Researchers investigating phase 2/3 clinical trials for cancer therapies found that 34% of trials studied excluded patients with cardiovascular disease from enrollment. These findings, published in Circulation, coupled with the prevalence of cardiovascular disease in patients with cancer, suggest that researchers should critically evaluate trial eligibility criteria and open up patient access to clinical trials for cancer treatment to better reflect real-world populations.

Overall,
the researchers looked at 189 trials that included 97,556 patients and 123 US
Food and Drug Administration-approved cancer treatments. While trials that were studying drug
classes known to have cardiotoxicity reports (eg, immune checkpoint inhibitors)
were more likely to exclude patients with cardiovascular toxicity (odds ratio,
3.09 [1.64-5.81]), this trend was also seen in trials that were studying
treatments without previous reports of cardiovascular disease risk (eg, immunotherapies).
One in 3 trials excluded patients with cardiovascular disease; more than 50% of
trials studying breast cancer treatments excluded patients based on heart
disease risk status.

Common exclusion criteria included heart failure (28%), coronary
disease (27%), arrhythmias (23%), and recent myocardial infarction within 12
months (20%). Thirty-seven (58%) trials had multiple cardiovascular disease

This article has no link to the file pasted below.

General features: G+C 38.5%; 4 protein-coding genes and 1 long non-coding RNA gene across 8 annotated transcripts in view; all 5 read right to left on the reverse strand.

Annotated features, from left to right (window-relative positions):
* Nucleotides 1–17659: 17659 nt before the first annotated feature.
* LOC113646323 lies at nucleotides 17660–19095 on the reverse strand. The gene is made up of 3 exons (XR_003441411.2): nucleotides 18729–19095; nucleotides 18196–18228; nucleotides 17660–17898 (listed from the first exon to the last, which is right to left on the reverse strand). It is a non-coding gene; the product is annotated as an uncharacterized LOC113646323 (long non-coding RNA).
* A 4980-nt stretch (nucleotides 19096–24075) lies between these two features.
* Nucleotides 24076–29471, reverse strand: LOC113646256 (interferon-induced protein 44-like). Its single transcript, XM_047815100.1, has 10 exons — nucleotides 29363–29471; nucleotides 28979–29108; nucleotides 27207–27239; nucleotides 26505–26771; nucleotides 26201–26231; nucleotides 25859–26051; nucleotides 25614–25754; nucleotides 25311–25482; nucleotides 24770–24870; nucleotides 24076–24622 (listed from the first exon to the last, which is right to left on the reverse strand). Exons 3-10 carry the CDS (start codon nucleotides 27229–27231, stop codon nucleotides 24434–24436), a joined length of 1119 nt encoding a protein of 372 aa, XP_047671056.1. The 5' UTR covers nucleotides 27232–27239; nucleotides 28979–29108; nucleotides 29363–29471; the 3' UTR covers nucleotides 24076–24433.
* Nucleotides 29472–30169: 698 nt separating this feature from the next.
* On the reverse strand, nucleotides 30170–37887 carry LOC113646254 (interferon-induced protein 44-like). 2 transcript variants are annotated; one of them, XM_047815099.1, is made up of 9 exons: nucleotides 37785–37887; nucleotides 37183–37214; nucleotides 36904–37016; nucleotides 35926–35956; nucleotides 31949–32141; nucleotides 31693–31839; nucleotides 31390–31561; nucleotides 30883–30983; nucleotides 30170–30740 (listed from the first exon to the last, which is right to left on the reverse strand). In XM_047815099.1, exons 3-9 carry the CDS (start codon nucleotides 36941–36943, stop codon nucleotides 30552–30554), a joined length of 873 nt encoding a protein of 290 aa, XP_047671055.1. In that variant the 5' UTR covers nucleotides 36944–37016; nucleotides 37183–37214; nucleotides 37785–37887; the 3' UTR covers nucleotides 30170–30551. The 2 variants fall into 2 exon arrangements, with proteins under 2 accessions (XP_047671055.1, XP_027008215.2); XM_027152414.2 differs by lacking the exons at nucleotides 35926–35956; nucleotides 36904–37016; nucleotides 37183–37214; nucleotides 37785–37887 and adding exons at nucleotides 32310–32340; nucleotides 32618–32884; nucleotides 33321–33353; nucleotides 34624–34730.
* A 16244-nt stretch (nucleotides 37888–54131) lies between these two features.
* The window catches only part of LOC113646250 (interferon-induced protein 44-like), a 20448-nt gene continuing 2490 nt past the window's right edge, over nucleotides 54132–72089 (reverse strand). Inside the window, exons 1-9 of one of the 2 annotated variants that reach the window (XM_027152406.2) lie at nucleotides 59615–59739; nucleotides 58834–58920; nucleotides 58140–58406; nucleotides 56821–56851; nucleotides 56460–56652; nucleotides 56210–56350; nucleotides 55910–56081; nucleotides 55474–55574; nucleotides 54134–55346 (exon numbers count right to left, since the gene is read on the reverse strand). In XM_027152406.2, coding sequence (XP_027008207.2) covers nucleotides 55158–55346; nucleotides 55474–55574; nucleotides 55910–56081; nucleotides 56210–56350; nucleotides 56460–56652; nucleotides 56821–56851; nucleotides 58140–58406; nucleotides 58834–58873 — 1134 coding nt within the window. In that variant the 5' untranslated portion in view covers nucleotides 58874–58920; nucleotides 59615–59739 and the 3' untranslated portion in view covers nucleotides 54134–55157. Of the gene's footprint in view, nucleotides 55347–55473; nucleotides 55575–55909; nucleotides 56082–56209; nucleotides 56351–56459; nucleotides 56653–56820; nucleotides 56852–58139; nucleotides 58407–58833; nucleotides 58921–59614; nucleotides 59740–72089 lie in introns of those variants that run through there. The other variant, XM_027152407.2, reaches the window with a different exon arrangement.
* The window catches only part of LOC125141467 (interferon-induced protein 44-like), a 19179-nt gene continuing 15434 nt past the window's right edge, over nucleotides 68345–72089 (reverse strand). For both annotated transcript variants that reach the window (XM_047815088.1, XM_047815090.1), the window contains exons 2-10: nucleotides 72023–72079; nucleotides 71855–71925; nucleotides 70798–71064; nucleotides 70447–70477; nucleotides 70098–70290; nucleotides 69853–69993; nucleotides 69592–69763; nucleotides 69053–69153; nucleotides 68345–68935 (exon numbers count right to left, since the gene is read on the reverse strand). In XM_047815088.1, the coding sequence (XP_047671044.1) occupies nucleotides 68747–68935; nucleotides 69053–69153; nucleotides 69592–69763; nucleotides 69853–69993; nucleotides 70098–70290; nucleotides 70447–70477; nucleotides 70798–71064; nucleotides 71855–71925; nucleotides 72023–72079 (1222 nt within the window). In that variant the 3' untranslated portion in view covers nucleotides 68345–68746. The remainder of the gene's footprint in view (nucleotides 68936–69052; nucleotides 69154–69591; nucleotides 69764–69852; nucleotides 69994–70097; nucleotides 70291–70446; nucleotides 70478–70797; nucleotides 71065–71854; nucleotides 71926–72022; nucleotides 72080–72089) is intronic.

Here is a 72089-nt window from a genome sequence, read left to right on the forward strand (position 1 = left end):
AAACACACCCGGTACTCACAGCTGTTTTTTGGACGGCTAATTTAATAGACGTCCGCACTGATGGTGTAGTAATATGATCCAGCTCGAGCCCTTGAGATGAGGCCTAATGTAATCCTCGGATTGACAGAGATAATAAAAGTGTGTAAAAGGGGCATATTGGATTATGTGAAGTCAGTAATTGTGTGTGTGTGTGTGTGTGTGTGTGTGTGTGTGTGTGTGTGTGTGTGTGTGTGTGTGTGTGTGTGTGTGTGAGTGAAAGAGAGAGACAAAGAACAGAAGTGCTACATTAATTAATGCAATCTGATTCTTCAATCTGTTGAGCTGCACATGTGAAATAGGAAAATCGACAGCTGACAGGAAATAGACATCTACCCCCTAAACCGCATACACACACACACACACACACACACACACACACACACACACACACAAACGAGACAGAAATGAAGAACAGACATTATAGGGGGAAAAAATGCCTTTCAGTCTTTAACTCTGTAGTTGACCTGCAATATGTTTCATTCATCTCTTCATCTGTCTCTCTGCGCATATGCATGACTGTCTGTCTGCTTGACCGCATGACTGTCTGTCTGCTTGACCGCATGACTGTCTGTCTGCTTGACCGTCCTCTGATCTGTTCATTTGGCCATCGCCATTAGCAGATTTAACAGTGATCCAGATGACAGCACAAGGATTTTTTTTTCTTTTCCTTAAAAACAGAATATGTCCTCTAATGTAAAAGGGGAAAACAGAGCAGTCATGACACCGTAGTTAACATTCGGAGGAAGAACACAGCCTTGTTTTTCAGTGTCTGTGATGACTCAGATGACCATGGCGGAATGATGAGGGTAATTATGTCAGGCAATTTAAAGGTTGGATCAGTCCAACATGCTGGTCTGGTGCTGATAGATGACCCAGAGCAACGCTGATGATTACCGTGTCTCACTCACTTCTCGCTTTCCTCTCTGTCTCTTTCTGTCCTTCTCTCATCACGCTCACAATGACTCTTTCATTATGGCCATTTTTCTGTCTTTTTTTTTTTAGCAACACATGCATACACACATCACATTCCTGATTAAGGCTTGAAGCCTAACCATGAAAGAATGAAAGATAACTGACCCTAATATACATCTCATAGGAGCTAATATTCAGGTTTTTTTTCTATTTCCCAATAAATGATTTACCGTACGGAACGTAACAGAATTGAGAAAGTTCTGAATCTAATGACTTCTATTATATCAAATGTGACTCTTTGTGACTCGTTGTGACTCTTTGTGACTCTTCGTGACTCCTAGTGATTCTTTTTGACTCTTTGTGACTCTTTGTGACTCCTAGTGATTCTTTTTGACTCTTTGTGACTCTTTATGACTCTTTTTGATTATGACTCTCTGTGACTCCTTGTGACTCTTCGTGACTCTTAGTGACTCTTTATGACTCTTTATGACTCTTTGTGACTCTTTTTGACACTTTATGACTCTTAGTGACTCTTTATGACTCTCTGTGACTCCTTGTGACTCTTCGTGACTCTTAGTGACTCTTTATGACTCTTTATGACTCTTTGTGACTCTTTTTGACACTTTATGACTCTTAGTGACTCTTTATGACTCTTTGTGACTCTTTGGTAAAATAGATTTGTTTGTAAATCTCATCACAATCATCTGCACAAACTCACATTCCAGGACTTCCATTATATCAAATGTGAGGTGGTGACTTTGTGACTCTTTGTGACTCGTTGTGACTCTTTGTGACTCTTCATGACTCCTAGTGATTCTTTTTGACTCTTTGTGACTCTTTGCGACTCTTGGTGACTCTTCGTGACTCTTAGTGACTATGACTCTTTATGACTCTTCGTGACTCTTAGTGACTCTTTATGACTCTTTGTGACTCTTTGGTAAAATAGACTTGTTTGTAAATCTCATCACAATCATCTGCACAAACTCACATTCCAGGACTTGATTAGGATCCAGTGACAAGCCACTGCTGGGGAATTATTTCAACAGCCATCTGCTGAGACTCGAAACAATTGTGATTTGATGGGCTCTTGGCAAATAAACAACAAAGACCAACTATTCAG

factors listed as exclusion criteria.

The researchers also noted that measures for cardiovascular disease
exclusion were incongruous across trials that were evaluating treatments with
known cardiotoxicity risk. “Many trials employed non-discrete or ill-defined reasons
for the exclusion of CVD … with the availability of more objective and reliable
CVD measures, inconsistent application of discrete criteria is inadequate,” Janice
Bonsu, MPH, of the division of cardiology, Cardio-Oncology Program at The Ohio
State University Medical Center in Columbus, and colleagues wrote.

Standardized cardiovascular disease definitions that may allow for
more practical interpretation of drug safety were defined as left ventricular
ejection fraction less than 50% for heart failure and blood pressure higher
than 180/100 mmHg for hypertension.

Nearly 30%
of patients who are diagnosed with cancer have concomitant cardiovascular
disease, which is known to lead to poorer outcomes compared with cancer alone.

The authors
warned that the lack of inclusion of patients with cardiovascular disease in cancer
clinical trials may play a role in the inconsistency between rates of
cardiovascular disease events reported in the trial setting compared with those
seen in real-world patients, and encouraged the inclusion of patients with
cardiovascular disease across cancer clinical trials, when feasible.

Reference

Bonsu J, Charles L, Guha A, et al. Representation of patients with cardiovascular disease in pivotal cancer clinical trials. doi: 10.1161/CIRCULATIONAHA.118.039180

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This article originally appeared on Cancer Therapy Advisor